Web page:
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I have a program that converts dates from numerical month/day/year format to normal format (e.g. December 31, 2010).

I don't want to import anything, or use a date object to go about what I'm doing.

Before moving on to finding the max number of days by year, I'm trying to do it by month. I'm trying to match up the month with the number of days (omitting Feb since it depends on if it's Leap Year).

This isn't working for me. I think it's because of the format.

     try {
        if (m == 1 && (d > 31 || d < 1)) {         // jan
        } else if (m == 3 && (d > 31 || d < 1)) {  // mar
        } else if (m == 4 && (d > 30 || d < 1)) {  // apr
        } else if (m == 5 && (d > 31 || d < 1)) {  // may
        } else if (m == 6 && (d > 30 || d < 1)) {  // june
        } else if (m == 7 && (d > 31 || d < 1)) {  // july
        } else if (m == 8 && (d > 31 || d < 1)) {  // aug
        } else if (m == 9 && (d > 30 || d < 1)) {  // sept
        } else if (m == 10 && (d > 30 || d < 1)) { // oct
        } else if (m == 11 && (d > 30 || d < 1)) { // nov
        } else if (m == 12 && (d > 31 || d < 1))   // dec
            throw new DayException(day);
    } catch (Exception e) {
        throw new DayException(day);
    }

Is there an easier way to validate the day?

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1  
That's really not how if and else if work. –  David Wallace Feb 19 '14 at 8:13
1  
Why do you not want to use other libraries? Is this just an academic exercise? I'd also strongly advise you to revisit your exception handling and general structure... and please take more time to format your questions in future. See tinyurl.com/so-list –  Jon Skeet Feb 19 '14 at 8:17
1  
I think this is a classic case case for polymorphism - use an enum of months and implement custom error checking logic in each one. You could even return a Predicate<Integer> or some such - this would allow you to reuse the code for months with 31 and months with 30 days. DRY! –  Boris the Spider Feb 19 '14 at 8:30
1  
@BoristheSpider You say that with such a straight face! –  David Wallace Feb 19 '14 at 8:31
1  
Thank you for being understanding of my noobiness. Stack Overflow is the best! –  l33tspeak Feb 19 '14 at 8:42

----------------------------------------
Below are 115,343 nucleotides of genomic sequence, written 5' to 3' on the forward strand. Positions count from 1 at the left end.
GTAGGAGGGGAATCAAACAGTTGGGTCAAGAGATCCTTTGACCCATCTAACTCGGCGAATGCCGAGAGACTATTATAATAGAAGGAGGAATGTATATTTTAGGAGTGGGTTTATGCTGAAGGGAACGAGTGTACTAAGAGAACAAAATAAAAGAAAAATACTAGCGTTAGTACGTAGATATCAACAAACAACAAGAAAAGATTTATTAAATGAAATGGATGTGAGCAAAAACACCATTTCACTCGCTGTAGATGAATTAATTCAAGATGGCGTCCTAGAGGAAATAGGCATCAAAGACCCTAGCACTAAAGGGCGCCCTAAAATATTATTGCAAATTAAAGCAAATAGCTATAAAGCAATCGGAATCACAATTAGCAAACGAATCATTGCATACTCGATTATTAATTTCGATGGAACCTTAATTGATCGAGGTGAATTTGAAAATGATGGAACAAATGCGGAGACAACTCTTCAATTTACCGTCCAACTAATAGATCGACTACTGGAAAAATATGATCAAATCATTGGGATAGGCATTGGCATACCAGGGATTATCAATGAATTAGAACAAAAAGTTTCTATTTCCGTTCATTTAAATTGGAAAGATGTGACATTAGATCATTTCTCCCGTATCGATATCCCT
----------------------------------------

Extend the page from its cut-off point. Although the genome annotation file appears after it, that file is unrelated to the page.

2 Answers 2

Assuming for the moment you don't care about leap years, you could do something like this.

int[] daysInMonth = new int[] { 0, 31, 28, 31, 30, 31, 30, 31, 31, 30, 31, 30, 31 };
if (day < 1 || day > daysInMonth[month]){
    throw new DayException(day);
}
share|improve this answer
    
Keep that edit, forever. –  Maroun Maroun Feb 19 '14 at 8:17
    
No, the edit was broken. I had to fix it! Sorry @JonSkeet. –  David Wallace Feb 19 '14 at 8:18
    
This is a beauty! –  l33tspeak Feb 19 '14 at 8:19
    
@DavidWallace: That's all right - I've found another one ;) –  Jon Skeet Feb 19 '14 at 8:20

It should be if (m == 1 && (d <= 31 && d >= 1)). It is Jan only if the month is 1 and day is between 1 and 31(both inclusive).

share|improve this answer
    
d <= 31 || d >= 1 ? Really? That's true for all integers d. –  David Wallace Feb 19 '14 at 8:16
    
Despite the fact that your avatar scares me, || should be &&. –  Maroun Maroun Feb 19 '14 at 8:16
    
Am I not supposed to put what it should not be? I did the same for the month and it worked like a charm: try { if (m != 1 && m != 2 && m != 3 && m != 4 && m != 5 && m != 6 && m != 7 && m != 8 && m != 9 && m != 10 && m != 11 && m != 12) { throw new MonthException(month); } month = Months.values()[m - 1].toString(); // note the m - 1 } catch (Exception e) { throw new MonthException(month); } –  l33tspeak Feb 19 '14 at 8:17
    
@MarounMaroun Aah yes. Thank you for pointing that out. –  Adarsh Feb 19 '14 at 8:20
    
@l33tspeak It depends on what exactly it is that you are going to do inside the if and else-if blocks. If the month is 1 and days are between 1 and 31, it is jan. Or if month is 1 and the day is less than 1 or greater than 31, it is not jan. –  Adarsh Feb 19 '14 at 8:23

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